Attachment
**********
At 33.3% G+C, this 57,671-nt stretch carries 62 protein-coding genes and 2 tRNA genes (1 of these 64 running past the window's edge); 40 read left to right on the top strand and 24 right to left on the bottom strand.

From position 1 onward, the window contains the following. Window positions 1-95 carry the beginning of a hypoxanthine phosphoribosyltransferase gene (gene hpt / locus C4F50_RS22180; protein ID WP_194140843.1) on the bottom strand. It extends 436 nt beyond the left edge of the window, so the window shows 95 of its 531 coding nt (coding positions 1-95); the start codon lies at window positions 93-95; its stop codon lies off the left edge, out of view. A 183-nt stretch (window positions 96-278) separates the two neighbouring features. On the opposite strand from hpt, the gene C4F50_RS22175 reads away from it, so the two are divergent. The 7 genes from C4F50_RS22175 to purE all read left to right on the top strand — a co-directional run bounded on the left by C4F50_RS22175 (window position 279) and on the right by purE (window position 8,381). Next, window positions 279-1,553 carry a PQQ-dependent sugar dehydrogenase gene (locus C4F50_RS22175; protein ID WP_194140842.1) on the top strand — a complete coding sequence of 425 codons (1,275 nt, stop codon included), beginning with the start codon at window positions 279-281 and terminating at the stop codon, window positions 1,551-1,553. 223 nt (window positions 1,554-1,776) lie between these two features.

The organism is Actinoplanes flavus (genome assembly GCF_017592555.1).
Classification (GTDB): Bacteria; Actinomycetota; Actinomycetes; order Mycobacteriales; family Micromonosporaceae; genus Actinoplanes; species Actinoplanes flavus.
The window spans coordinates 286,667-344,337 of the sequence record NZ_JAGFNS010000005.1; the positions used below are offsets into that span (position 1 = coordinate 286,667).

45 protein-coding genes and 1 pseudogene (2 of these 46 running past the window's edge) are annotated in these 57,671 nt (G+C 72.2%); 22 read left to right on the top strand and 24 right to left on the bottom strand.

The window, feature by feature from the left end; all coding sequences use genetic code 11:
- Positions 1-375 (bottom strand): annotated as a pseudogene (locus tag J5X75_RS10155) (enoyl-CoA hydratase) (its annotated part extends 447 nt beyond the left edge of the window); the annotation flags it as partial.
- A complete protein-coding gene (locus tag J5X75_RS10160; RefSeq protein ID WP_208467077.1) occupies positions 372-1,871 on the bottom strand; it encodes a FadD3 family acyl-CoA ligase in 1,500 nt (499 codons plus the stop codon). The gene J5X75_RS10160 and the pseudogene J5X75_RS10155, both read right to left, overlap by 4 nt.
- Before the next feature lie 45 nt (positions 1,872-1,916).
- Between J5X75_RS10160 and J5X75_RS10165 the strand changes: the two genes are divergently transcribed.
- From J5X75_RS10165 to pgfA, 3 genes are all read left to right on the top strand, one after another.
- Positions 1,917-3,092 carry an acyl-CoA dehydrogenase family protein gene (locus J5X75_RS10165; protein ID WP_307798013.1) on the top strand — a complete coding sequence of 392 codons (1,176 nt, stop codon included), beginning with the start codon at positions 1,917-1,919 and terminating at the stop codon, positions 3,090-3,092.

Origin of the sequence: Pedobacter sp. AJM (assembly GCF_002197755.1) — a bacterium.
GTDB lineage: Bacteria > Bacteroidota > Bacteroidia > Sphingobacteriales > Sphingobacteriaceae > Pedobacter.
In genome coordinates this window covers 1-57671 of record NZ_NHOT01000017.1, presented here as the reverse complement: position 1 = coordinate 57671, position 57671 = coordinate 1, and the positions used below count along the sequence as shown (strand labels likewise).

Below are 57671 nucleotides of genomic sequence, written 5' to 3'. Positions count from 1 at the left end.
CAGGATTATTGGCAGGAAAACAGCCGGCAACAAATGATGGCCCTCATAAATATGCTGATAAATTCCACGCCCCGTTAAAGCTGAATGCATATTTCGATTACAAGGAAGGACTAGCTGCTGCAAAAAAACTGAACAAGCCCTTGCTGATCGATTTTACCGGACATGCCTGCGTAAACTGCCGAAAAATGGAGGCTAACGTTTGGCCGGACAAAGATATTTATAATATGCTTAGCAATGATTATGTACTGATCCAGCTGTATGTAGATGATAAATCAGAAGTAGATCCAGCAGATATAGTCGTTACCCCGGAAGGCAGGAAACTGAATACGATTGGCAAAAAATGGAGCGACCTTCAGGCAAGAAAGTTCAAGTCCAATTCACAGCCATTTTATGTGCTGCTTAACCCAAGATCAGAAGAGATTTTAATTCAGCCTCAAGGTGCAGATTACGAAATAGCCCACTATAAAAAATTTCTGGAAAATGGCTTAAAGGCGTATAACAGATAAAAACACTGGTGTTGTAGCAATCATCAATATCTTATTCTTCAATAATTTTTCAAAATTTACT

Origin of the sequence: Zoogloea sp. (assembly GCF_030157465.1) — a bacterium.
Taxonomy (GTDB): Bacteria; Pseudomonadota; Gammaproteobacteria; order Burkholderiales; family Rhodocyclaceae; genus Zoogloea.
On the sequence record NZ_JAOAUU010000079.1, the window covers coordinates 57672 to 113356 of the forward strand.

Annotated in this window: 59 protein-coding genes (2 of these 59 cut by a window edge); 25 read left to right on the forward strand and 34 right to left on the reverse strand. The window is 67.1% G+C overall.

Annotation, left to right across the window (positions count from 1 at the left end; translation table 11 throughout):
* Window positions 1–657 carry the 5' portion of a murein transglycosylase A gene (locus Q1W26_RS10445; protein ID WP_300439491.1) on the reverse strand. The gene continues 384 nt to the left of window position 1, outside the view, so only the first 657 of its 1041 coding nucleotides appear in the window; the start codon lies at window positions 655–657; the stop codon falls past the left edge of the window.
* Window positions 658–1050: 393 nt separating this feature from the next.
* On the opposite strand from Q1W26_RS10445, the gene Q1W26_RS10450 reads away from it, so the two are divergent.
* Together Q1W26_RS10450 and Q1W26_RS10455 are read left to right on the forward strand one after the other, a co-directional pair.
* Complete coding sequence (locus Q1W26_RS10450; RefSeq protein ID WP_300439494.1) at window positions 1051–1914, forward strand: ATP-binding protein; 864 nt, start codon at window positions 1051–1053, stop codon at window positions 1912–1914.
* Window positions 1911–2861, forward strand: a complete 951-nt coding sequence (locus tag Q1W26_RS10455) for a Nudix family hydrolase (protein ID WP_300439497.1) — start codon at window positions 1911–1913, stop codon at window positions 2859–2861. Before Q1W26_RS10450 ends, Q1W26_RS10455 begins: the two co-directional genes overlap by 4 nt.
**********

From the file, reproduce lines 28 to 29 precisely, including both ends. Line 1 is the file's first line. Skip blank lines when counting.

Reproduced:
* Complete coding sequence (locus Q1W26_RS10450; RefSeq protein ID WP_300439494.1) at window positions 1051–1914, forward strand: ATP-binding protein; 864 nt, start codon at window positions 1051–1053, stop codon at window positions 1912–1914.
* Window positions 1911–2861, forward strand: a complete 951-nt coding sequence (locus tag Q1W26_RS10455) for a Nudix family hydrolase (protein ID WP_300439497.1) — start codon at window positions 1911–1913, stop codon at window positions 2859–2861. Before Q1W26_RS10450 ends, Q1W26_RS10455 begins: the two co-directional genes overlap by 4 nt.